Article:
Under the Defense of Marriage Act (DOMA), gay couples who were legally married in their states were not considered married in the eyes of the federal government and were ineligible for federal benefits that come with marriage. The repeal of DOMA, Section 3, means that our federal government now recognizes those same-sex unions. As this is a family law/divorce blog, a few of those benefits that pertain to those areas will be addressed here.
The title may be catchy, but the short answer is yes and no. Yes. The Supreme Court's ruling allows state same-sex marriages federal government benefits previously denied to these unions. This affects federal benefits for tax, retirement, estate, immigration and federal employee benefits-including the military. No. Those states that refuse to acknowledge gay nuptials may continue to do so. This is a multi-part blog. The first part provides background information about how this came before the Supreme Court, and subsequent part(s) explain the impact of this historic ruling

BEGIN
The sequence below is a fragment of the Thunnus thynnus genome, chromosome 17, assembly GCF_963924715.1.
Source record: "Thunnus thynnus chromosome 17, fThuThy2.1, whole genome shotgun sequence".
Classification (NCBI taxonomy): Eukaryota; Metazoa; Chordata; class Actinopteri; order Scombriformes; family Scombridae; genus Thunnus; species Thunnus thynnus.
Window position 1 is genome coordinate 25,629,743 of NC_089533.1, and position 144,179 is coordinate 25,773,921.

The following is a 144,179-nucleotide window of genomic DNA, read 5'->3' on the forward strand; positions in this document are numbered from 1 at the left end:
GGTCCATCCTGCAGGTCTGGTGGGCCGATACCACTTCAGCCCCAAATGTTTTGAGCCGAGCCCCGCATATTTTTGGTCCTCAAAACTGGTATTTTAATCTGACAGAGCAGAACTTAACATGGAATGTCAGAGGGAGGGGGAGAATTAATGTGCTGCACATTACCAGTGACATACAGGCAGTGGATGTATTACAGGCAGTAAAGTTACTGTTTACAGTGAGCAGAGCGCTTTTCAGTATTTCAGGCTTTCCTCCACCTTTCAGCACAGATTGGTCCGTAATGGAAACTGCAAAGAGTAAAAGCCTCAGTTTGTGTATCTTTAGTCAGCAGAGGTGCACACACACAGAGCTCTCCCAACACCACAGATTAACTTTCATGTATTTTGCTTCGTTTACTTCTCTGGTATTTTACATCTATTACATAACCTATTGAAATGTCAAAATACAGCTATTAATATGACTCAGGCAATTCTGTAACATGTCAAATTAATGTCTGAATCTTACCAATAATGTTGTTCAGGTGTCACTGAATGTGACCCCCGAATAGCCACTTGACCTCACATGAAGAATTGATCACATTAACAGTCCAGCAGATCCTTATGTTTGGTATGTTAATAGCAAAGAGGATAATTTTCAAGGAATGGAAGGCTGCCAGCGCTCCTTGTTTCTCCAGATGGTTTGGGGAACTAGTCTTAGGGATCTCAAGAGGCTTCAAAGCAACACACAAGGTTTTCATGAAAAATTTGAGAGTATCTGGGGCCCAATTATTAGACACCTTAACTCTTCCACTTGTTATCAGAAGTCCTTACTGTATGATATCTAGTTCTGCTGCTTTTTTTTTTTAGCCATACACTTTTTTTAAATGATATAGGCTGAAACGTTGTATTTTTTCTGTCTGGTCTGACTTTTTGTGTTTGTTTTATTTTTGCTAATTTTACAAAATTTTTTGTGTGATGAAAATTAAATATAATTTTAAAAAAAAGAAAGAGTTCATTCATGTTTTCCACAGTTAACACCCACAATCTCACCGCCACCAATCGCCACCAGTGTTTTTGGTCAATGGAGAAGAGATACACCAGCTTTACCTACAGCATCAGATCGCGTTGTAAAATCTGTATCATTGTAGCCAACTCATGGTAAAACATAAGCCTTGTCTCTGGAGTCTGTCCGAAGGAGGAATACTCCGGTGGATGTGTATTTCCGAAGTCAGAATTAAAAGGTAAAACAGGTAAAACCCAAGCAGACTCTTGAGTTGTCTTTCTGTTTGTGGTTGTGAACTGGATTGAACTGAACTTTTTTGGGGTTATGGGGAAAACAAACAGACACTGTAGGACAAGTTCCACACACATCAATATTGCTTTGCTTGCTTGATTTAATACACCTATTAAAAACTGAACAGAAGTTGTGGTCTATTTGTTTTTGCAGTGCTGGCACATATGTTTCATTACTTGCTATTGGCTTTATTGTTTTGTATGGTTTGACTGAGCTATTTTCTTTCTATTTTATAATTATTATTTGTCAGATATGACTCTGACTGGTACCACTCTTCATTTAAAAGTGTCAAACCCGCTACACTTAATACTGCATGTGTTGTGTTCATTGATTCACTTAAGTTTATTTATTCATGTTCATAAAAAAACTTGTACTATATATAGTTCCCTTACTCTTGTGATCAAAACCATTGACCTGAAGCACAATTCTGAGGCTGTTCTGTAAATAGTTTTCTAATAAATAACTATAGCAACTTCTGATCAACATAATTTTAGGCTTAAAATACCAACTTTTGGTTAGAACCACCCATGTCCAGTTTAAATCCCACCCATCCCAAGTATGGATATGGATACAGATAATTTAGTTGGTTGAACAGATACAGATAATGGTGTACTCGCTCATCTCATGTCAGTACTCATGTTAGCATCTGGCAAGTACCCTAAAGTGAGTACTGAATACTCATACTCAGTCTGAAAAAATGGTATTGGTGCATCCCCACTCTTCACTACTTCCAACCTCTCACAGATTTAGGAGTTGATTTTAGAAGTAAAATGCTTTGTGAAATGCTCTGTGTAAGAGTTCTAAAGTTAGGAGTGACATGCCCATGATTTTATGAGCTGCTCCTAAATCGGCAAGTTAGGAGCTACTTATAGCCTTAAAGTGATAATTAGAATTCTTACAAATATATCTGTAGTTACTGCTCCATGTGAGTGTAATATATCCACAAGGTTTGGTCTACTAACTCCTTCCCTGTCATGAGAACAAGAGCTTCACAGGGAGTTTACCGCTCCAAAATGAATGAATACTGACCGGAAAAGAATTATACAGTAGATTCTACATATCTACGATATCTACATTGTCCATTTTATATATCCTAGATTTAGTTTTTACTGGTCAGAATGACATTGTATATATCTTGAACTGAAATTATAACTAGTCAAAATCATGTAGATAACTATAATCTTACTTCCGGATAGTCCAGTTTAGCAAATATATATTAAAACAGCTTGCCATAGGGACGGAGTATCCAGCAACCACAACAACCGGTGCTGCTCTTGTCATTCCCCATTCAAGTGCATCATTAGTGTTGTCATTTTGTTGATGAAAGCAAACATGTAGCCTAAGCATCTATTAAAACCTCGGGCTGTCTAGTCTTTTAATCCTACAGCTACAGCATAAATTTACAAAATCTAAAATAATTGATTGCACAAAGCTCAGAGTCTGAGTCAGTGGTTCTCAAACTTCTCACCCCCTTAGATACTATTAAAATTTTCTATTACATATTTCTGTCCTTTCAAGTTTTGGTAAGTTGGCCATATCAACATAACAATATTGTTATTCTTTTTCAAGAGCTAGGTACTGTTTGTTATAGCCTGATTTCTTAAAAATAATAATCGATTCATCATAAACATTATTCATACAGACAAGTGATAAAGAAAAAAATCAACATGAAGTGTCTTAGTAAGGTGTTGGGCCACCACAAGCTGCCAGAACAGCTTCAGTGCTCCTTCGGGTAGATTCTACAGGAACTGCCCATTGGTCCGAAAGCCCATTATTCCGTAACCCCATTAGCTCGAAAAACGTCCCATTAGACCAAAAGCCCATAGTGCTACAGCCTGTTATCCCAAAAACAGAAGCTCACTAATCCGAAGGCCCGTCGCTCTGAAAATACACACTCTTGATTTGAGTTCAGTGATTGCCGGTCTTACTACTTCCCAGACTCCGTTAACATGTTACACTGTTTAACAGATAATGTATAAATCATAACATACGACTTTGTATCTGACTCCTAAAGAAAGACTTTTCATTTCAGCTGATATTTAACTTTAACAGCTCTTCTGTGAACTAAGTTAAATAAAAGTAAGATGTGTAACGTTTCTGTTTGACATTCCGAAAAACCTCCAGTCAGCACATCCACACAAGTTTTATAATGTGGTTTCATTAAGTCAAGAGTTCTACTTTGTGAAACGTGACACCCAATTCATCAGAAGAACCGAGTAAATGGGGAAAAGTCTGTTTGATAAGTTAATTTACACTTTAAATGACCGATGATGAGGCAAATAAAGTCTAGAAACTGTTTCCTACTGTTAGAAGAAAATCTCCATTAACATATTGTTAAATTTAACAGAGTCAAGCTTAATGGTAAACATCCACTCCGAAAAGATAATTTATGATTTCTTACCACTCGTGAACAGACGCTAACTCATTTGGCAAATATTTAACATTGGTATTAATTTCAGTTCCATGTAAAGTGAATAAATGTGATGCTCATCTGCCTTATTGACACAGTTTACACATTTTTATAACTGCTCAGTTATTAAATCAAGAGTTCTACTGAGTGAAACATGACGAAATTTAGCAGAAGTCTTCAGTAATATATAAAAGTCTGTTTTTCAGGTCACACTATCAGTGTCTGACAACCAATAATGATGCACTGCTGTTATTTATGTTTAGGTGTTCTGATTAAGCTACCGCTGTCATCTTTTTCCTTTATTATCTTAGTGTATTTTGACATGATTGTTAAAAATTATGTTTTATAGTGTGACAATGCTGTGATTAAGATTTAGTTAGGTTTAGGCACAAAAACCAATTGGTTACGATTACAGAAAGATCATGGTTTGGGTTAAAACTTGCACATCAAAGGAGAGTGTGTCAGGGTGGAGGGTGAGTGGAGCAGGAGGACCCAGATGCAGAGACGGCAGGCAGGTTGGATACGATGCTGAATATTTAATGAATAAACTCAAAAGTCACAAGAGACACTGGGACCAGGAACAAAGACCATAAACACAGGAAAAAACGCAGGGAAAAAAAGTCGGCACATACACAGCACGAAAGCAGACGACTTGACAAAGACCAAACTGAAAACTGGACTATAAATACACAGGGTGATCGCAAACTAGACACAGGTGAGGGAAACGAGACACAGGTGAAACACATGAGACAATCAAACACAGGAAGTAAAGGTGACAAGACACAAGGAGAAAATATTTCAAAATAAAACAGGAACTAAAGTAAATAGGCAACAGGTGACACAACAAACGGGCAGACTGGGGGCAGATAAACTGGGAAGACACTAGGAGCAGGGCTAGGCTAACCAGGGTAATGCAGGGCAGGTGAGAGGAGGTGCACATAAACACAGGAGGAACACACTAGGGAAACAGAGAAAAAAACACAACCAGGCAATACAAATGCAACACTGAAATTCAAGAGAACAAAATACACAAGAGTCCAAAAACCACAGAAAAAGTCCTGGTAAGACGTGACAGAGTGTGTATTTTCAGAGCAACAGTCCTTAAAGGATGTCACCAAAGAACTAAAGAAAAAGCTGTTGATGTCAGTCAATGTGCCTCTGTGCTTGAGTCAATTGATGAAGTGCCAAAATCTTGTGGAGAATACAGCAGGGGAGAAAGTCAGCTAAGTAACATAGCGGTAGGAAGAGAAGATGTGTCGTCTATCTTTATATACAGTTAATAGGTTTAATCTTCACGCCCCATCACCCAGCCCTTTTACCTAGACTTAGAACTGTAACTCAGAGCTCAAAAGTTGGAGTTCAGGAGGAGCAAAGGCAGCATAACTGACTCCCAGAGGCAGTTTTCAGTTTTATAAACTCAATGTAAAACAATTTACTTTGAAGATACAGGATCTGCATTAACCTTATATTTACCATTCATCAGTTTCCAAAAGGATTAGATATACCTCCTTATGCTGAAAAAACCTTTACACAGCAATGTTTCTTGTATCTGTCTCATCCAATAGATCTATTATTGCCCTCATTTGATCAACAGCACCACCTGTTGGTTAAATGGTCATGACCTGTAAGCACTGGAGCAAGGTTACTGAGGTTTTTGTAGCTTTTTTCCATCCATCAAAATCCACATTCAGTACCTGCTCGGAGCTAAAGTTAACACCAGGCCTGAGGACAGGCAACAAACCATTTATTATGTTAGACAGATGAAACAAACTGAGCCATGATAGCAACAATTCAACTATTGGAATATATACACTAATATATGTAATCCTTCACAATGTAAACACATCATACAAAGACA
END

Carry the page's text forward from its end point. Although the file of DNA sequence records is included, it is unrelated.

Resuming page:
If you are going through a divorce or recently had your marriage dissolved, you may want to slow down on introducing the kids to your new love. There are several reasons why putting the brakes on a new relationship and taking things slow is ideal. First, divorce can be a difficult and painful process-especially for the spouse who was not ready to end the relationship.